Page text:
After setting a minimum duration and filtering event types, the calendar should be simplified, but you're likely not quite there yet. You're still looking at a full 24 hours by default, and no matter how much reasonable filtering you do, you can only fit so much data in such a small space. Where things really tend to open up at this point is by drilling down to the four-hour or one-hour view. You can do so by highlighting the time range you want to view on the timeline and then double clicking the highlighted range.
Zooming in on a Specific Time Range in the Event Calendar
After reducing the time range, you have a filtered view to gain insight from (as shown in the screenshot below).
Filtered View of Event Calendar
Now that you have an Event Calendar view that doesn't make your brain explode, let's talk about how you can use the Event Calendar efficiently and effectively.
Before we dive in, it's critical to explain how to navigate between the Event Calendar and the Performance Analysis functionality in SentryOne. Although the Event Calendar provides a great visual of various events, it's not the best for digging into detailed information. A better option is to jump back to the Performance Analysis section of SentryOne.
You can seamlessly jump to various tabs in the Performance Analysis side to view more detailed information by right clicking any event, and then clicking Jump To and the appropriate section (e.g. Dashboard, Top SQL, Blocking). You can also double-click and event to jump directly to that event in Performance Analysis.
Jump To Navigation from Event Calendar to Performance Analysis
Note that the event in question should already be selected in the view you jump to; you don't even have to dig through the relative time range to find the event. You can also right click an Advisory Condition event in the Event Logs and jump to the Calendar to see what was going on during the duration of an Advisory Condition being active.
The Jump To navigation works the other way as well. In my Top SQL Tips and Tricks article, I discussed how using the grouping feature for the Query History chart could help you find patterns such as a query running longer at the same time every day. Once you have found a pattern like this, you could locate these anomalies in Top SQL > right click the query > Jump To > Calendar. Doing so will take you directly to the time when the query ran on the Event Calendar, which will allow you to see what was going on around that time that might have caused the extended runtime.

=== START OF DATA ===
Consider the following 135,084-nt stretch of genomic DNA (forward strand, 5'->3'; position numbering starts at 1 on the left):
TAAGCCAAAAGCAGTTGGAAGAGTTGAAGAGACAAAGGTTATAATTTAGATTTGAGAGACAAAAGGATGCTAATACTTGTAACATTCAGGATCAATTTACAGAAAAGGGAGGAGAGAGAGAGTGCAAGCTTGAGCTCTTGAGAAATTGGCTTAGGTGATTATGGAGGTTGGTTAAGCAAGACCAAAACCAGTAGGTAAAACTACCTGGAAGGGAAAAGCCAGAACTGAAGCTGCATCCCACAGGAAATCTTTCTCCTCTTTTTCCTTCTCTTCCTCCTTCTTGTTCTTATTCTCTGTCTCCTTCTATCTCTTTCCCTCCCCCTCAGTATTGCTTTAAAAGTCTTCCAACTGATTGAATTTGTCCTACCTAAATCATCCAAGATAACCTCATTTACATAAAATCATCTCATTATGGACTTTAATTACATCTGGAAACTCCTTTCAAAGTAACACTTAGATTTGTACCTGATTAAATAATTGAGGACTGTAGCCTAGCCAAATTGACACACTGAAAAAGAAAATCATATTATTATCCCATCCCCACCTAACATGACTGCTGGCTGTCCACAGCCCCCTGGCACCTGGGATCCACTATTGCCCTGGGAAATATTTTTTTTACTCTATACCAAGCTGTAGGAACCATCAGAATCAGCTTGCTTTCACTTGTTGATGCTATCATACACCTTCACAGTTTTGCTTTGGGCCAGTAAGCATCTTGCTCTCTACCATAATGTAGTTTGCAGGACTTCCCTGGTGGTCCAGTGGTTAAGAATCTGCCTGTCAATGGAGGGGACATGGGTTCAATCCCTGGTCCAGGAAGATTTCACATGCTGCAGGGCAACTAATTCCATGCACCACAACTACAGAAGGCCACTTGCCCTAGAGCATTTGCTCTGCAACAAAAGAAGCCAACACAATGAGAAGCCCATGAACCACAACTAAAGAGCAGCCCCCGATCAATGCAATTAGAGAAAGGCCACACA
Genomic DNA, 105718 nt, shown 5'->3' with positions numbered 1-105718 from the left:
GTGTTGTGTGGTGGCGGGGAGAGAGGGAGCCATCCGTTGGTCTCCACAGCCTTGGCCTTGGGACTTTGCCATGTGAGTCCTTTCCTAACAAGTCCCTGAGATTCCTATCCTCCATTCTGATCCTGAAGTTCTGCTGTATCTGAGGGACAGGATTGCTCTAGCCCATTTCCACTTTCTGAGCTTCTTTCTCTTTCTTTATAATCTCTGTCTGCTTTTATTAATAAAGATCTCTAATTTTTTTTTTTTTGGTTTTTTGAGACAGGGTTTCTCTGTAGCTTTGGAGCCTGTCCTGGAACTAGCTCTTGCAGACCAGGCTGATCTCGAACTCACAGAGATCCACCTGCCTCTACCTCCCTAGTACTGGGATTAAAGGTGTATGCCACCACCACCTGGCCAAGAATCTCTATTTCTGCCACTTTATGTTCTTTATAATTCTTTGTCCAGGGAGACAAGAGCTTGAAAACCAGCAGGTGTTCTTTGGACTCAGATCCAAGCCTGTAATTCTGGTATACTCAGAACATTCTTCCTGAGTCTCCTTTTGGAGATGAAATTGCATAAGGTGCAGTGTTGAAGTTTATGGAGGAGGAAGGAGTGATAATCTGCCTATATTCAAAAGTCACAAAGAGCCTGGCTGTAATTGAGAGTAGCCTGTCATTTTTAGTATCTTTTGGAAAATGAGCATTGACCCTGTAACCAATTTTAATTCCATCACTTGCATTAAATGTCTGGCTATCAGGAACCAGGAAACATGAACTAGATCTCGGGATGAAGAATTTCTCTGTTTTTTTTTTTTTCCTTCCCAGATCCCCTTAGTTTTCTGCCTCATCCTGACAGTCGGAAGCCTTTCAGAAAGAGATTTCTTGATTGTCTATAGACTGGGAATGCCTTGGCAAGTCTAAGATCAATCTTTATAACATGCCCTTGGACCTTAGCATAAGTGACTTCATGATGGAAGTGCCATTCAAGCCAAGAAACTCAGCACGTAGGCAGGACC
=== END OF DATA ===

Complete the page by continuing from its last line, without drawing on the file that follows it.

The Event Calendar gives you visibility into how different event types are interrelated. So, let's look at an example so that you can get an idea of how to use the Event Calendar in other situations within your environment.
Let's say I'm troubleshooting why a query failed. I right click the query in Top SQL and jump to the Calendar. I see the query in question, as well as some other events, including a deadlock and a blocking event. Looking at the query's Text Data, I see SELECT dbo.Rainfall_rates.... This matches the Text Data of a query being blocked at the same time. Hovering over these queries and viewing the tooltip further verifies they're related, as they have the same SPID. Quickly jumping to the Blocking tab for this blocking event will verify that the successful UPDATE query to the right of the failed query was, in fact, the head blocker. Furthermore, I see that at the time that the query failed, there was a deadlock event. Jumping to the Deadlocks tab or looking at the tooltip, I verify that the query that failed was the deadlock victim and that the query that caused the original blocking event was also involved in the deadlock.